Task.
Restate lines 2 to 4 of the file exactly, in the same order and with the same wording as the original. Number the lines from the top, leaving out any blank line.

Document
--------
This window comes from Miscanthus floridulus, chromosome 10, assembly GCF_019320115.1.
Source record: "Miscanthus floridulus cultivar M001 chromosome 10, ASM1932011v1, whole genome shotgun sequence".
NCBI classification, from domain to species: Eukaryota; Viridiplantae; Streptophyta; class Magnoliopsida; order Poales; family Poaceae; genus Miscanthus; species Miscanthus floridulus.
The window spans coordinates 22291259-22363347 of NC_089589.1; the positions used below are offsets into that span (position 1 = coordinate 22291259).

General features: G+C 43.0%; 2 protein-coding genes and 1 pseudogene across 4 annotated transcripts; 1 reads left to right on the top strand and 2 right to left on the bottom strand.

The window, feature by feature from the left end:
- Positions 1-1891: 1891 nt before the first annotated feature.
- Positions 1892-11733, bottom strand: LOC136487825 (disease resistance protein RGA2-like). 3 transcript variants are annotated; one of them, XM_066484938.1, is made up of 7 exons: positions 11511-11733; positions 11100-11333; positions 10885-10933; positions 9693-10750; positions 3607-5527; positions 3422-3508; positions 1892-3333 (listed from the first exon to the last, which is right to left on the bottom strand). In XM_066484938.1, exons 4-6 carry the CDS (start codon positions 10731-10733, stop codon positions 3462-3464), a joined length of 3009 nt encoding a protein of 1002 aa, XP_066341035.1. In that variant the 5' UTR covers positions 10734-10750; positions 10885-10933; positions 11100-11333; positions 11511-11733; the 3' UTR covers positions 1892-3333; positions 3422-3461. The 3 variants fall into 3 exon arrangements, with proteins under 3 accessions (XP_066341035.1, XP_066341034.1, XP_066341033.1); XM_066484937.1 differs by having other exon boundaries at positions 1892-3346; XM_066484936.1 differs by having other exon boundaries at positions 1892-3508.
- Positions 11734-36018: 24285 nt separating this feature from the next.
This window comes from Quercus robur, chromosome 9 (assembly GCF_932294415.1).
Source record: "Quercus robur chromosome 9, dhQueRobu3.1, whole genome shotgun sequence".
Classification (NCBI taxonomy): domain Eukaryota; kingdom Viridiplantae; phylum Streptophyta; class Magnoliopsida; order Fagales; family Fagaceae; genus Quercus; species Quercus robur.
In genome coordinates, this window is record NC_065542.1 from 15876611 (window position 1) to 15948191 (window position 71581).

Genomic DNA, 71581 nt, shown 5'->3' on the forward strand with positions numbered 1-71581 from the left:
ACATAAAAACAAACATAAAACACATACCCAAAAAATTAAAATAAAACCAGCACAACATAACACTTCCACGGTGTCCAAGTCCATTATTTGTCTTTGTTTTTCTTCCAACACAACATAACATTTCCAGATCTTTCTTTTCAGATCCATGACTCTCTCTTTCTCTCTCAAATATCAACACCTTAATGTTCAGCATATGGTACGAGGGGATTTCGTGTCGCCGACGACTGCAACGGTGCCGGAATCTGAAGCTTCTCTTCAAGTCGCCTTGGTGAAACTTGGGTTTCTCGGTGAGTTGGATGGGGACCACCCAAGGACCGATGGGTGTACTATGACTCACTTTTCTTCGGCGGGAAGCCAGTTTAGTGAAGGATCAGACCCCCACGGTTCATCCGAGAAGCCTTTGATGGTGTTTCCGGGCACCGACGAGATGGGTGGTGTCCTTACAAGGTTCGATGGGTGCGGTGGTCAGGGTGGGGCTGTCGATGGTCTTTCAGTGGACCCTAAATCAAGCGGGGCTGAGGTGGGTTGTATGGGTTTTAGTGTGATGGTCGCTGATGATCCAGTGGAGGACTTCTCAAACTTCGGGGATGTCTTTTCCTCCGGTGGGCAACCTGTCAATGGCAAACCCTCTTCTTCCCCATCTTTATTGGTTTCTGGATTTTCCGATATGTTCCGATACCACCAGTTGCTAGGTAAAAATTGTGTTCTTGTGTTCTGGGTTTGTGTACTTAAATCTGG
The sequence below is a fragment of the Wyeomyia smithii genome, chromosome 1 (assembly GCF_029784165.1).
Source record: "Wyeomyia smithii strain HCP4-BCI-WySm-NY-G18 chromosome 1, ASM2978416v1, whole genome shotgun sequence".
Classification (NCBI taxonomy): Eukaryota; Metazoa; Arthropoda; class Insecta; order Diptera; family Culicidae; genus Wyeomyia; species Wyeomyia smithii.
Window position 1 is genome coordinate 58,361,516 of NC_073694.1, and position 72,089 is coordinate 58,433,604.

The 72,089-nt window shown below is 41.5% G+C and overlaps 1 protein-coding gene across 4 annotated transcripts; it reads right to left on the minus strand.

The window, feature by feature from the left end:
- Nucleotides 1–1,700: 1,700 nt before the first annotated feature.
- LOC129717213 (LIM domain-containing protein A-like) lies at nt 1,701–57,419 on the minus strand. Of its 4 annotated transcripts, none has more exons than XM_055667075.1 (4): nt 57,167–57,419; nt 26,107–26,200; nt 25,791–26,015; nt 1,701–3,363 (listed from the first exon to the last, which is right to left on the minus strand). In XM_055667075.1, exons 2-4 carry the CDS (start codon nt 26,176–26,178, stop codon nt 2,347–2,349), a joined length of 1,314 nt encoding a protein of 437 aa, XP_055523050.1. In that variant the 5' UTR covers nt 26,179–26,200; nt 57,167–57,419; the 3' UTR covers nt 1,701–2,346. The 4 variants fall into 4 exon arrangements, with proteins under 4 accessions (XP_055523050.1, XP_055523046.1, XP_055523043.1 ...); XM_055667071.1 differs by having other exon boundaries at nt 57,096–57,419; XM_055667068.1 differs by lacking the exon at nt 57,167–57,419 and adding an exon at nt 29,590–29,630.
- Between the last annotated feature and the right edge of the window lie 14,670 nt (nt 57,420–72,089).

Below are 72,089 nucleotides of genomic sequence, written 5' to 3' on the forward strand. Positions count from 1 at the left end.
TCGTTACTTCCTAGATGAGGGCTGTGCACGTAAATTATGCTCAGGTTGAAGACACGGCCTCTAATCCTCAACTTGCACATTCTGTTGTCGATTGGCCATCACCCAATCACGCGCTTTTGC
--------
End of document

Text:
Source record: "Miscanthus floridulus cultivar M001 chromosome 10, ASM1932011v1, whole genome shotgun sequence".
NCBI classification, from domain to species: Eukaryota; Viridiplantae; Streptophyta; class Magnoliopsida; order Poales; family Poaceae; genus Miscanthus; species Miscanthus floridulus.
The window spans coordinates 22291259-22363347 of NC_089589.1; the positions used below are offsets into that span (position 1 = coordinate 22291259).